"Keeping in the spirit of the title of this CD, I picked it up 5 years after its release. Wow! What a wonderful gem this is! Teddy Thompson's excellent "Separate Ways" CD -- that has a quite a different sound from this traditional folk -- reminded me of this disc. In fact, Teddy's lovely voice duets exquisitely with his mother. The opener, "Dear Mary," is a charmer with Richard, Teddy & Kamila Thompson creating a joyful sonic background, "Oh Mary, you may have to run; You may have to be on your way; Consider the things that you've done, you may have to run." Kate Rusby's harmony vocals, Richard Greene's fiddle & Van Dyke Parks' accordion sparkle on "Miss Murray," a sad folk ballad, "She loved one man & one man alone; A true love comes once & it's gone." "Nine Stone Rig," recorded in Asheville, North Carolina, is a bloody traditional ballad that was given to Sir Walter Scott that Linda's mournful vocal suits wonderfully, "They shot him dead at the Nine Stone Rig beside the headless cross & left him lying in his blood upon the morning* moss." "No Telling" has a lovely melody that with Kate Rusby's beautiful supporting vocal makes this a slow charmer. Lal Waterson's "Evona Darling" with son Teddy's vocals is a lovely blend, "Time has come for him to belong to someone, time will come when you will too." "When we were courting, you swooned down at my feet; but now that we're wed, I can't get you up off your feet," Mary sings in the humorous "Weary Life." Linda wrote "Paint & Powder Beauty" with Rufus Wainwright that has his orchestral flourishes, "You're drowning in kisses & feeding on danger, not forever, it's just for a while." The set concludes with the somber "Dear Old Man of Mine." Linda's voice is expressive & emotionally laden on this fine disc. Enjoy!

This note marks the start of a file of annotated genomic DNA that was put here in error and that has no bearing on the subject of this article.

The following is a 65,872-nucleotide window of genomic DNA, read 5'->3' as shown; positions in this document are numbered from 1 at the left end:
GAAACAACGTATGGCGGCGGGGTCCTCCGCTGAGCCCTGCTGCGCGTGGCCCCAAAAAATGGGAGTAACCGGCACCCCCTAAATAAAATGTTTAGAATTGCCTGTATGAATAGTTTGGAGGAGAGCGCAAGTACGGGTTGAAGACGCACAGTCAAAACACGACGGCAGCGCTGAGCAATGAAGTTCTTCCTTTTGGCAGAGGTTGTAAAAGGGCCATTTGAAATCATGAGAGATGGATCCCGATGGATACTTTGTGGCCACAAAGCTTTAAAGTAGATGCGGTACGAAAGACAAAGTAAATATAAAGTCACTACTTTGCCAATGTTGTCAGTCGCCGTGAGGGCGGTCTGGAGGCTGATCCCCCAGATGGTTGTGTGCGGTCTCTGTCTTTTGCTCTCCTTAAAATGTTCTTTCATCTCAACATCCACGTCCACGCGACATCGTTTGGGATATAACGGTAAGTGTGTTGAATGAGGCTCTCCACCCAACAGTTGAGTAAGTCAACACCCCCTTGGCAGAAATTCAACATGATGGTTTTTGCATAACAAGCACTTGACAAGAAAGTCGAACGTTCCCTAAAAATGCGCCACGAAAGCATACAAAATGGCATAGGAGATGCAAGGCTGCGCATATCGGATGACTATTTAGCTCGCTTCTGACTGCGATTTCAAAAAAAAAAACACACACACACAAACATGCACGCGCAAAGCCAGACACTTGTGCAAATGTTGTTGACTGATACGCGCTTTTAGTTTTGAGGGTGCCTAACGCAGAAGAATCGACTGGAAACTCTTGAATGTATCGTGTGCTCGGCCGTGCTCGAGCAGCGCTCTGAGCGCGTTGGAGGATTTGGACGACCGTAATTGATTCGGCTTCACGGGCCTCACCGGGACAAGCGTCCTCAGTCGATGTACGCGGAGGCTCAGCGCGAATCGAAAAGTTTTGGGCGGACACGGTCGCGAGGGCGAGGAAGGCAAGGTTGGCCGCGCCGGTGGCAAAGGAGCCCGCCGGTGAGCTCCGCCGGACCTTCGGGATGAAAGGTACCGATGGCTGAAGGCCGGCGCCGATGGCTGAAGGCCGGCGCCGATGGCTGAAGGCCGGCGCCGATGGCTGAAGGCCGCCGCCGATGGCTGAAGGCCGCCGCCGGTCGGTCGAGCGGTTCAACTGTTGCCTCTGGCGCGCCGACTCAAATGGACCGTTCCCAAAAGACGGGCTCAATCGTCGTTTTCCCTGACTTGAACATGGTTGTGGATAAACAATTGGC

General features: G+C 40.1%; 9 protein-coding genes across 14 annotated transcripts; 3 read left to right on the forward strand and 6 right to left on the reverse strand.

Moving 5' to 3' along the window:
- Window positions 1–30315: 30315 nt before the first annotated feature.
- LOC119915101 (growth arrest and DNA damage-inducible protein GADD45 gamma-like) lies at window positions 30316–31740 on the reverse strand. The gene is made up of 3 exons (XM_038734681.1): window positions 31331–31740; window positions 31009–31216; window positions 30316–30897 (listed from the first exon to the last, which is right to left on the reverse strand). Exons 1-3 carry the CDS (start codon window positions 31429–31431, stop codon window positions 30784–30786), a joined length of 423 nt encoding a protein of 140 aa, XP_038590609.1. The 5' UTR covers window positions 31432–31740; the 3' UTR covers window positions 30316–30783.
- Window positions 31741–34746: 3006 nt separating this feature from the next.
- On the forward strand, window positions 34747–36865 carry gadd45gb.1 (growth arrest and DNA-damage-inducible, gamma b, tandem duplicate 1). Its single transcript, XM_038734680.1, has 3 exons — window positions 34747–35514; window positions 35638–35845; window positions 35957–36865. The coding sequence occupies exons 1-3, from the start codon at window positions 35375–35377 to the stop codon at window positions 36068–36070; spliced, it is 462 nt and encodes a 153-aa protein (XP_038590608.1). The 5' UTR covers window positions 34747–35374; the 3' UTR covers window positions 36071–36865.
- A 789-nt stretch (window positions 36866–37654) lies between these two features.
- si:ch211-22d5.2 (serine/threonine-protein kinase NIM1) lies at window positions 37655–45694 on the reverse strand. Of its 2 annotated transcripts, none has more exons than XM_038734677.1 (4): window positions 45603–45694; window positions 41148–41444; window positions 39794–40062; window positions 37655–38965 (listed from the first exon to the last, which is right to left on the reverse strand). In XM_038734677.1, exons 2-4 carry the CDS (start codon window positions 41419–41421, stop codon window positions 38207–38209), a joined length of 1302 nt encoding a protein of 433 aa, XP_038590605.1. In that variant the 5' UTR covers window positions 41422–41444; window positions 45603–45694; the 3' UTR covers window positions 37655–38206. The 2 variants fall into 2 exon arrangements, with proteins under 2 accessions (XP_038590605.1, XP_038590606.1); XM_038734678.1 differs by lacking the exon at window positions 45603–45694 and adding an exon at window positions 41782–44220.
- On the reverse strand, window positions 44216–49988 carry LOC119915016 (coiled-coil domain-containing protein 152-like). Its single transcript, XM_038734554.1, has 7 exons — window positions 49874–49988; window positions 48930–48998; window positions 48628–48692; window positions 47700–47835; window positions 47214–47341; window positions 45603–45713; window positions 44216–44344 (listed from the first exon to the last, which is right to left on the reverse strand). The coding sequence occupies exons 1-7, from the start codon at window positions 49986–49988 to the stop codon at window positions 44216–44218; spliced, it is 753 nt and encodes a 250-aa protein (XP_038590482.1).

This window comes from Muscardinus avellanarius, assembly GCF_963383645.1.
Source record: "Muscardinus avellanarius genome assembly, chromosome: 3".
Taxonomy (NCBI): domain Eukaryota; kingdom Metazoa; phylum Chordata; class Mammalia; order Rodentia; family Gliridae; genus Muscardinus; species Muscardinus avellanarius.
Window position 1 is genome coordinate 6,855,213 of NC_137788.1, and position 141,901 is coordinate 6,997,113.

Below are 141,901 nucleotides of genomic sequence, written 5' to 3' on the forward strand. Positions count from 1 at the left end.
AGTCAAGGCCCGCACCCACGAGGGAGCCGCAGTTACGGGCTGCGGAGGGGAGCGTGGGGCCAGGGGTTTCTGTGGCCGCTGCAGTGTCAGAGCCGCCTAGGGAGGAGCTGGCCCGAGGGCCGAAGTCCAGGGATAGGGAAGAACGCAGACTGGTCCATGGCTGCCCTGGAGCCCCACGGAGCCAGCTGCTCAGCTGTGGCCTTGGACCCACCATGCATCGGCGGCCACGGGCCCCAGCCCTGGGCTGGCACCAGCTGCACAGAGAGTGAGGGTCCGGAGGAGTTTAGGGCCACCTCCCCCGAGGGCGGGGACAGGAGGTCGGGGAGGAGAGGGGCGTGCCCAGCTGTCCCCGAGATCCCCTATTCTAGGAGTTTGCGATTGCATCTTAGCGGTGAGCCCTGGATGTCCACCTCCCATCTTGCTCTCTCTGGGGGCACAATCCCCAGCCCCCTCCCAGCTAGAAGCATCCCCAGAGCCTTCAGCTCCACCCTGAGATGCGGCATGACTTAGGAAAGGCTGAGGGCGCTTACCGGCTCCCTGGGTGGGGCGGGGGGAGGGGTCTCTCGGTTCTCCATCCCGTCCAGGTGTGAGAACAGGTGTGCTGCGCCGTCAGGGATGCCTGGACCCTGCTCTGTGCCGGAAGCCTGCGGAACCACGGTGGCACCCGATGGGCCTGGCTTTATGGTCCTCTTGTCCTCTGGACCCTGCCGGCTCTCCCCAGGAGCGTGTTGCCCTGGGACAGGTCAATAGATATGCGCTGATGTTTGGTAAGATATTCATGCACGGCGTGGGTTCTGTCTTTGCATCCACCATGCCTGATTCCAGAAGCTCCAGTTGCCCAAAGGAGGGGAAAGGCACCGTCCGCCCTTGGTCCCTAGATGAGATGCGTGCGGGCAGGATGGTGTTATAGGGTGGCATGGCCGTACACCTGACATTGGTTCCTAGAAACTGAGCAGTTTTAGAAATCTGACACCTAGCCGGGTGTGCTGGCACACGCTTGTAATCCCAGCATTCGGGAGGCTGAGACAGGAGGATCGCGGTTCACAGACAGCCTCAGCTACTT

*My best guess on the lyric"
Like Mum, like son
John Buckingham | Worcester, MA USA | 07/06/2007
(4 out of 5 stars)
"I first discovered Teddy Thompson's music via his terrific SEPARATE WAYS ablum, which remains one of my all time favorites (along with Jeffrey Foucault's MILES FROM THE LIGHTNING and STRIPPING CANE). The younger Thompson's songwriting, with his biting lyrics, got extra punch because of his truly remarkable voice - alternately heartbreakingly and mournfully lovely, as on the title track, or rocked out as on "You Made It". Backpedaling, I bought his mum's FASHIONABLY LATE largely because of the Teddy's considerable participation. At first listen, I was somewhat disappointed - Linda's voice, though rich and mature, lacked the range of her son's plaintive tenor. Repeated playings, though, showed that Ms. Thompson had strengths of her own that serve her well, especially on such melancholy songs as "Paint & Powder Beauty" - the ablum's standout - and "Dear Old Man of Mine". (Her rendition of Teddy's "All I See", however, comes up far short compared to his own recording of it from his self-titled 2000 debut CD.) Other strongpoints on FASHIONABLY LATE - "Dear Mary", the bouncy Thompson family reunion of sorts, and the sweet "Evona Darling" - feature harmonious vocal intertwinings of Ms. Thompson and her gifted son. Considering Ms. Thompson's long bout of hysterical dysphonia - a form of stagefright which made singing all but impossible for her - FASHIONABLY LATE marks an impressive return to performing, not to mention a wonderful chance to hear genetics in action."